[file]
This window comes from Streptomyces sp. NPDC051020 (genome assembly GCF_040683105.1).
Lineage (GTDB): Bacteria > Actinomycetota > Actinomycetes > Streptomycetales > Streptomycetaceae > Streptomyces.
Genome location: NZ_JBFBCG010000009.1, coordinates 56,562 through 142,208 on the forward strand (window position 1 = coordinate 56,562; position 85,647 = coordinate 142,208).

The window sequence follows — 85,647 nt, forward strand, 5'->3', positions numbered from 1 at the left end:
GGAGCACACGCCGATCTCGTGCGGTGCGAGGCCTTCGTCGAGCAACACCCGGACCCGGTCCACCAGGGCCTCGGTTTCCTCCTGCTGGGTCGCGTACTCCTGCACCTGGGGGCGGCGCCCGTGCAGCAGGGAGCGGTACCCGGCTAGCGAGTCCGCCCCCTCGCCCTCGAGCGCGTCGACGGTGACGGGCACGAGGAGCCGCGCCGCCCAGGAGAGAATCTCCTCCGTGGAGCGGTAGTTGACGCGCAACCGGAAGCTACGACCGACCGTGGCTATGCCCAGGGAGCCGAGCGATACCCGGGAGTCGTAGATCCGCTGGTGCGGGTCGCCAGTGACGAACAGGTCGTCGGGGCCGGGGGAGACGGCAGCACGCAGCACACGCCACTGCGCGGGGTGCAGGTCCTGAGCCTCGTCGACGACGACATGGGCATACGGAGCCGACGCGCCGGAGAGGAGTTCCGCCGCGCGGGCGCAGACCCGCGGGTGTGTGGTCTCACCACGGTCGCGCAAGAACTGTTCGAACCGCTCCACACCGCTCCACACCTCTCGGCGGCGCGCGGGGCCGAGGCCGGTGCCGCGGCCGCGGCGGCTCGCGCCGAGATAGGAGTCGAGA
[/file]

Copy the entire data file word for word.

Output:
This window comes from Streptomyces sp. NPDC051020 (genome assembly GCF_040683105.1).
Lineage (GTDB): Bacteria > Actinomycetota > Actinomycetes > Streptomycetales > Streptomycetaceae > Streptomyces.
Genome location: NZ_JBFBCG010000009.1, coordinates 56,562 through 142,208 on the forward strand (window position 1 = coordinate 56,562; position 85,647 = coordinate 142,208).

The window sequence follows — 85,647 nt, forward strand, 5'->3', positions numbered from 1 at the left end:
GGAGCACACGCCGATCTCGTGCGGTGCGAGGCCTTCGTCGAGCAACACCCGGACCCGGTCCACCAGGGCCTCGGTTTCCTCCTGCTGGGTCGCGTACTCCTGCACCTGGGGGCGGCGCCCGTGCAGCAGGGAGCGGTACCCGGCTAGCGAGTCCGCCCCCTCGCCCTCGAGCGCGTCGACGGTGACGGGCACGAGGAGCCGCGCCGCCCAGGAGAGAATCTCCTCCGTGGAGCGGTAGTTGACGCGCAACCGGAAGCTACGACCGACCGTGGCTATGCCCAGGGAGCCGAGCGATACCCGGGAGTCGTAGATCCGCTGGTGCGGGTCGCCAGTGACGAACAGGTCGTCGGGGCCGGGGGAGACGGCAGCACGCAGCACACGCCACTGCGCGGGGTGCAGGTCCTGAGCCTCGTCGACGACGACATGGGCATACGGAGCCGACGCGCCGGAGAGGAGTTCCGCCGCGCGGGCGCAGACCCGCGGGTGTGTGGTCTCACCACGGTCGCGCAAGAACTGTTCGAACCGCTCCACACCGCTCCACACCTCTCGGCGGCGCGCGGGGCCGAGGCCGGTGCCGCGGCCGCGGCGGCTCGCGCCGAGATAGGAGTCGAGA